We just talked about why you might want to consider a cyclocross clinic in our Saturday post, and today, we have proof of why it helps!
by Joe Bellante
“Who does the stutter step?” Cannondale p/b CyclocrossWorld.com pro Kaitlin Antonneau asked the group of 30 women that attended Sunday, August 26th at Cincinnati’s Kings CX venue. A few raised their hands. A stutter step is a momentum sapping quick foot shuffle just before remounting the bike. Kaitlin demonstrated how to remount the bike without doing the stutter step. She then added that she shows people how to keep the left foot planted on the ground until the right leg is over the saddle as a learning tool. As the group practiced on a small loop, you could see the attendees become more fluid each time around.
“Kaitlin is very relatable,” organizer Corey Green of Cincinnati Cyclocross said as he gathered the lunch orders, “especially for the juniors.” She’s not super tall. She’s petite with a matching young squeak to her voice. Even behind her pro kit and dark matching glasses she’s very approachable. The girls opened up with Kaitlin, unafraid to ask questions. When Kaitlin demonstrated a shoulder carry, one attendee asked, “Wait a minute. Where did you grab the bike?” She did it in slo-mo, twice. Standing in place, about half the group grabbed their bikes from the down tube, set it on their shoulders and snaked their arm under to grab their handlebars.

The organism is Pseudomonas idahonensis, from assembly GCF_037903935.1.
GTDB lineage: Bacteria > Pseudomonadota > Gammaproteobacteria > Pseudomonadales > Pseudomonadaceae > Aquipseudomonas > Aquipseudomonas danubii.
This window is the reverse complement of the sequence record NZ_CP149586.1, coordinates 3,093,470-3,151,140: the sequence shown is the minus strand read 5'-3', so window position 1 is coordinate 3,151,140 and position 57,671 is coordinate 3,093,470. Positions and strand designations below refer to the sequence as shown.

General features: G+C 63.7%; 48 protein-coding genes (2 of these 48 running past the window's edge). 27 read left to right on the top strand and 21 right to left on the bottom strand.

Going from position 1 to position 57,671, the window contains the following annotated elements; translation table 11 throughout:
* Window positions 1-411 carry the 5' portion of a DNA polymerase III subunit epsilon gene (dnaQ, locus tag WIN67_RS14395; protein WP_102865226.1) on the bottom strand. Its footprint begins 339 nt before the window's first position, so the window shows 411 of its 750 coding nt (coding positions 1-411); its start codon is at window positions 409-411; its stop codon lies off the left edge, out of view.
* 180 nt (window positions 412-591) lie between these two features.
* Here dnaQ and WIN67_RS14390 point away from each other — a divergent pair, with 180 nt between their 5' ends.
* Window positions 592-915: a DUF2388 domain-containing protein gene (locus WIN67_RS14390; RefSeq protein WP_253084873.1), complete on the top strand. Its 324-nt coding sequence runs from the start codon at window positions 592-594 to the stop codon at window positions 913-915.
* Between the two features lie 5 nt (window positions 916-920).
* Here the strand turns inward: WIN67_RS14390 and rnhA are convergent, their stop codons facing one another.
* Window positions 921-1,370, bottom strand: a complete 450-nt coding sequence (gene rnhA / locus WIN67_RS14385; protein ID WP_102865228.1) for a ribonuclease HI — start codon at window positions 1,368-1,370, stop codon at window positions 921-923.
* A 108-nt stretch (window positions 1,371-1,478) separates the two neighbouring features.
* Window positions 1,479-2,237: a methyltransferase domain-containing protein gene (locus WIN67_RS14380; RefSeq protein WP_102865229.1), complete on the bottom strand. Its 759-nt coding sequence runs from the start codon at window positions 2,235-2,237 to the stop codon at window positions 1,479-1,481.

Most importantly, Kaitlin gave them confidence. Most will race at the same venue in the OVCX series this fall. As the women practiced hill carries, riding through sand and dismounts/remounts, Kaitlin scanned the group and gave individual guidance where needed. After each break-out practice session, she gathered the group for a discussion.
Here are a few tips I gleaned from the clinic:
- When riding into a steep hill (long sand or mud) that’s going to force a dismount; Kaitlin advises to get off the bike before it looses momentum. Maintaining forward momentum is key.
- Kaitlin said not to follow someone else’s line into sand, saying it’s too unpredictable. While in some pro races competitors will work together to carve a clear and rideable line in the sand, the practice is rare in the lower categories. Kaitlin demonstrated to hit the sand fast, stay light on the front end, pedal, and hover.
- If you have to dismount and run a long distance up stairs, through mud or sand, Kaitlin says the shoulder carry allows you to run more effectively.
Next up, National Champion Jeremy Powers (Rapha-Focus) visits Cincinnati September 1st and 2nd for a free cyclocross talk on Saturday and a clinic presented by JBV and Fulcrum Coaching on Sunday. Spots are still available. Details and registration at BikeReg.com.